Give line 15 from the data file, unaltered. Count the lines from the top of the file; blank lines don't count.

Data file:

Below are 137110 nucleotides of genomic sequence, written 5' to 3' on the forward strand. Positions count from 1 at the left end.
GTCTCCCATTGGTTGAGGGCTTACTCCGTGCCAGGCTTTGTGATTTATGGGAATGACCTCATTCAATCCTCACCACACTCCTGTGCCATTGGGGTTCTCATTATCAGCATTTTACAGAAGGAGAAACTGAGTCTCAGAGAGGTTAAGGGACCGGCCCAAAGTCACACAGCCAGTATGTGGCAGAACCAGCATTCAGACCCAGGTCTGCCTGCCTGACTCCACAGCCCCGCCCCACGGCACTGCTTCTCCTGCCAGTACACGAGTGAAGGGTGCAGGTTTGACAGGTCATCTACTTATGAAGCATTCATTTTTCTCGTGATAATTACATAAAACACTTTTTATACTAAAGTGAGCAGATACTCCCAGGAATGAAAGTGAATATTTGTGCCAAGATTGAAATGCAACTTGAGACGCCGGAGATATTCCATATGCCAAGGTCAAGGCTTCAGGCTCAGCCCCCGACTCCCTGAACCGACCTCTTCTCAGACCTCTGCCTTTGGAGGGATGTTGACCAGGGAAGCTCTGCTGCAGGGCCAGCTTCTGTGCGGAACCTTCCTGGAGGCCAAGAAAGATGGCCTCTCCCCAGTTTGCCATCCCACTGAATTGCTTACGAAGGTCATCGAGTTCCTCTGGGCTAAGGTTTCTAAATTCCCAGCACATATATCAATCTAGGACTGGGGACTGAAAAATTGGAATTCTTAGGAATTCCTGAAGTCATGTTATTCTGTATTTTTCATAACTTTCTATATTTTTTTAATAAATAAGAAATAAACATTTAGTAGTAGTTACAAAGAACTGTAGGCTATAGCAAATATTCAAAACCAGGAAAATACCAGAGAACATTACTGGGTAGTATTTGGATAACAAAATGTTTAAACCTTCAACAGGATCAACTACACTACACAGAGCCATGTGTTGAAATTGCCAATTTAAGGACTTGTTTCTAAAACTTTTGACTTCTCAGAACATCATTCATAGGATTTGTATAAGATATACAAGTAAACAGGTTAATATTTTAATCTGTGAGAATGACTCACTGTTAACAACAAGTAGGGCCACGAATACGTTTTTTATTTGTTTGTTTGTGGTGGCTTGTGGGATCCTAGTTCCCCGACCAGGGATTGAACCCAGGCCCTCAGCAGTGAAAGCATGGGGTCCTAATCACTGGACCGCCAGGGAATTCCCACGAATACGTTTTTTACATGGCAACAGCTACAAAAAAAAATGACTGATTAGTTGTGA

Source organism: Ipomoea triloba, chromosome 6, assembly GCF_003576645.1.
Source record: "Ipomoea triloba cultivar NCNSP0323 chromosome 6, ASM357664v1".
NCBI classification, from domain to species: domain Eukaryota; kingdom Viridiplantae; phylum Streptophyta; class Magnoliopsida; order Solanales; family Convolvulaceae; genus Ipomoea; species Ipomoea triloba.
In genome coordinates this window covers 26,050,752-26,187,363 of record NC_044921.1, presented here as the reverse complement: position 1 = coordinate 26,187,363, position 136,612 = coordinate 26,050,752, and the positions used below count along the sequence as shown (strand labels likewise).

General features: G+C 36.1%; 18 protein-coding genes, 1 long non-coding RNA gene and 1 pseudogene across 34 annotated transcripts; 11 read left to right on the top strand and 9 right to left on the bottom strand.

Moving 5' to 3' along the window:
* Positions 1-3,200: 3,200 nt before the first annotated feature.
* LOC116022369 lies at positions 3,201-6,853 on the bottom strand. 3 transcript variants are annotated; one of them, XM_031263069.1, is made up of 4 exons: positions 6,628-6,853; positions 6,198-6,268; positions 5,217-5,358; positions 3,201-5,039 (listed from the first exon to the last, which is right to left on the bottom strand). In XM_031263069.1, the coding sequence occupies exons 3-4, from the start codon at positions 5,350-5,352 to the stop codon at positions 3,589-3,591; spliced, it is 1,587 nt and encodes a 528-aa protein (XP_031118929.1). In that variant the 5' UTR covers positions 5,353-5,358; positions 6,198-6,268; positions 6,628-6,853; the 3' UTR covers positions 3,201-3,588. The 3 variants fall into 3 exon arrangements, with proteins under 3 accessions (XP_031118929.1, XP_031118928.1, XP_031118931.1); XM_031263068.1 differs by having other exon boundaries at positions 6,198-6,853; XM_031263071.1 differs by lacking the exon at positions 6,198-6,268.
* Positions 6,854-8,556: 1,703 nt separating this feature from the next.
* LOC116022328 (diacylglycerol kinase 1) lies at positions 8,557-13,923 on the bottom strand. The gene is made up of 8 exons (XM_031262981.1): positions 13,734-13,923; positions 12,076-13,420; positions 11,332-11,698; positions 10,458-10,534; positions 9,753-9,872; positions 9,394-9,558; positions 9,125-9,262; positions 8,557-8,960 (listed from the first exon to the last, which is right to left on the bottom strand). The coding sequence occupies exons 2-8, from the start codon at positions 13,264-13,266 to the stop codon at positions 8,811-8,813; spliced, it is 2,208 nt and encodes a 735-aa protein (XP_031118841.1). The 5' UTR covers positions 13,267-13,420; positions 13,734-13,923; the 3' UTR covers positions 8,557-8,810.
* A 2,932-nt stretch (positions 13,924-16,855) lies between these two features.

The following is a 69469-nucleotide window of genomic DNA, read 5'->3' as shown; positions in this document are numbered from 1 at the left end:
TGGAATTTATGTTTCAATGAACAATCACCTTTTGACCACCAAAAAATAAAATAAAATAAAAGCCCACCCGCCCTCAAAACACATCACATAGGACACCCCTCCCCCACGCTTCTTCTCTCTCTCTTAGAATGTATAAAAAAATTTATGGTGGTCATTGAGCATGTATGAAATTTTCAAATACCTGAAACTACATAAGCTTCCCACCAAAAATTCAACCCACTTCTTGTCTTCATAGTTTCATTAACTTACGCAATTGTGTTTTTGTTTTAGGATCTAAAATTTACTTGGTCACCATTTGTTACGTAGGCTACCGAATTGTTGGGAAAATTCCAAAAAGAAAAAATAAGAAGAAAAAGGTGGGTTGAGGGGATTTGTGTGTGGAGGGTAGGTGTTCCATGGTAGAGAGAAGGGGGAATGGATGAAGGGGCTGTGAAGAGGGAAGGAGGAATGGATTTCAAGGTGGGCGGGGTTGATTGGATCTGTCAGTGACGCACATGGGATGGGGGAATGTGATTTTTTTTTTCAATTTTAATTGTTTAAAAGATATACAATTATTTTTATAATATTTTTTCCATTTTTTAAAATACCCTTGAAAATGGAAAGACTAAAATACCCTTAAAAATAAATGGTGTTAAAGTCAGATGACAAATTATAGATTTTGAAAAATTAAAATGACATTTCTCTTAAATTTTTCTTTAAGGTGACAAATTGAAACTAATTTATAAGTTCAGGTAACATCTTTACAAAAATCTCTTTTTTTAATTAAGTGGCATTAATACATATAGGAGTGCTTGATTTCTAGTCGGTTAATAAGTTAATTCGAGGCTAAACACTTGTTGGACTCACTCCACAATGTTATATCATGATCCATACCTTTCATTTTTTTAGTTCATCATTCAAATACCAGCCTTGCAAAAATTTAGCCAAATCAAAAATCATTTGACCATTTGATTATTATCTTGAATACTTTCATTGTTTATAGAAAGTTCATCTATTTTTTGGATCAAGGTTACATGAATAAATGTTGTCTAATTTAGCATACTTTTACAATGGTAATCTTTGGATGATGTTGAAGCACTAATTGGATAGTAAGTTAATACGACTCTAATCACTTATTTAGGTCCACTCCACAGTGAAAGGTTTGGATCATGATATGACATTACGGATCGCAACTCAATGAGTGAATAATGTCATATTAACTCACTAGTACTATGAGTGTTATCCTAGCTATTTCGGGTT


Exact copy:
TGGAATTTATGTTTCAATGAACAATCACCTTTTGACCACCAAAAAATAAAATAAAATAAAAGCCCACCCGCCCTCAAAACACATCACATAGGACACCCCTCCCCCACGCTTCTTCTCTCTCTCTTAGAATGTATAAAAAAATTTATGGTGGTCATTGAGCATGTATGAAATTTTCAAATACCTGAAACTACATAAGCTTCCCACCAAAAATTCAACCCACTTCTTGTCTTCATAGTTTCATTAACTTACGCAATTGTGTTTTTGTTTTAGGATCTAAAATTTACTTGGTCACCATTTGTTACGTAGGCTACCGAATTGTTGGGAAAATTCCAAAAAGAAAAAATAAGAAGAAAAAGGTGGGTTGAGGGGATTTGTGTGTGGAGGGTAGGTGTTCCATGGTAGAGAGAAGGGGGAATGGATGAAGGGGCTGTGAAGAGGGAAGGAGGAATGGATTTCAAGGTGGGCGGGGTTGATTGGATCTGTCAGTGACGCACATGGGATGGGGGAATGTGATTTTTTTTTTCAATTTTAATTGTTTAAAAGATATACAATTATTTTTATAATATTTTTTCCATTTTTTAAAATACCCTTGAAAATGGAAAGACTAAAATACCCTTAAAAATAAATGGTGTTAAAGTCAGATGACAAATTATAGATTTTGAAAAATTAAAATGACATTTCTCTTAAATTTTTCTTTAAGGTGACAAATTGAAACTAATTTATAAGTTCAGGTAACATCTTTACAAAAATCTCTTTTTTTAATTAAGTGGCATTAATACATATAGGAGTGCTTGATTTCTAGTCGGTTAATAAGTTAATTCGAGGCTAAACACTTGTTGGACTCACTCCACAATGTTATATCATGATCCATACCTTTCATTTTTTTAGTTCATCATTCAAATACCAGCCTTGCAAAAATTTAGCCAAATCAAAAATCATTTGACCATTTGATTATTATCTTGAATACTTTCATTGTTTATAGAAAGTTCATCTATTTTTTGGATCAAGGTTACATGAATAAATGTTGTCTAATTTAGCATACTTTTACAATGGTAATCTTTGGATGATGTTGAAGCACTAATTGGATAGTAAGTTAATACGACTCTAATCACTTATTTAGGTCCACTCCACAGTGAAAGGTTTGGATCATGATATGACATTACGGATCGCAACTCAATGAGTGAATAATGTCATATTAACTCACTAGTACTATGAGTGTTATCCTAGCTATTTCGGGTT